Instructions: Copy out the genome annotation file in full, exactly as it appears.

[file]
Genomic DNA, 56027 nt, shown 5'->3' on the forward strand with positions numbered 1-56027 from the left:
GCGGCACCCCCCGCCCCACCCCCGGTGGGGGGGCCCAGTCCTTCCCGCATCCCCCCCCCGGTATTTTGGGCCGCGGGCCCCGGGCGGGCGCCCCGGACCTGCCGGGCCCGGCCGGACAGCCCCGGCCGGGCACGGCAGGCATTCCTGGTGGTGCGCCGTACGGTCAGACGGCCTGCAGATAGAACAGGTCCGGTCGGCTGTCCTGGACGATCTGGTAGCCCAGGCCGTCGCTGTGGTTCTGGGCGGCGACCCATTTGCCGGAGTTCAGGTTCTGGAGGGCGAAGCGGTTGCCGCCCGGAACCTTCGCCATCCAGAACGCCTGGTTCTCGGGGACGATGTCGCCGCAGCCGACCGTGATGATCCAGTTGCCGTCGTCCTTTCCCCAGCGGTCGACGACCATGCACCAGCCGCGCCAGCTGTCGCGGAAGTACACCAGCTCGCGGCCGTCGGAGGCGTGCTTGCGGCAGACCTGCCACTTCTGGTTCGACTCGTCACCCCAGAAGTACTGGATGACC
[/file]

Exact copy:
Genomic DNA, 56027 nt, shown 5'->3' on the forward strand with positions numbered 1-56027 from the left:
GCGGCACCCCCCGCCCCACCCCCGGTGGGGGGGCCCAGTCCTTCCCGCATCCCCCCCCCGGTATTTTGGGCCGCGGGCCCCGGGCGGGCGCCCCGGACCTGCCGGGCCCGGCCGGACAGCCCCGGCCGGGCACGGCAGGCATTCCTGGTGGTGCGCCGTACGGTCAGACGGCCTGCAGATAGAACAGGTCCGGTCGGCTGTCCTGGACGATCTGGTAGCCCAGGCCGTCGCTGTGGTTCTGGGCGGCGACCCATTTGCCGGAGTTCAGGTTCTGGAGGGCGAAGCGGTTGCCGCCCGGAACCTTCGCCATCCAGAACGCCTGGTTCTCGGGGACGATGTCGCCGCAGCCGACCGTGATGATCCAGTTGCCGTCGTCCTTTCCCCAGCGGTCGACGACCATGCACCAGCCGCGCCAGCTGTCGCGGAAGTACACCAGCTCGCGGCCGTCGGAGGCGTGCTTGCGGCAGACCTGCCACTTCTGGTTCGACTCGTCACCCCAGAAGTACTGGATGACC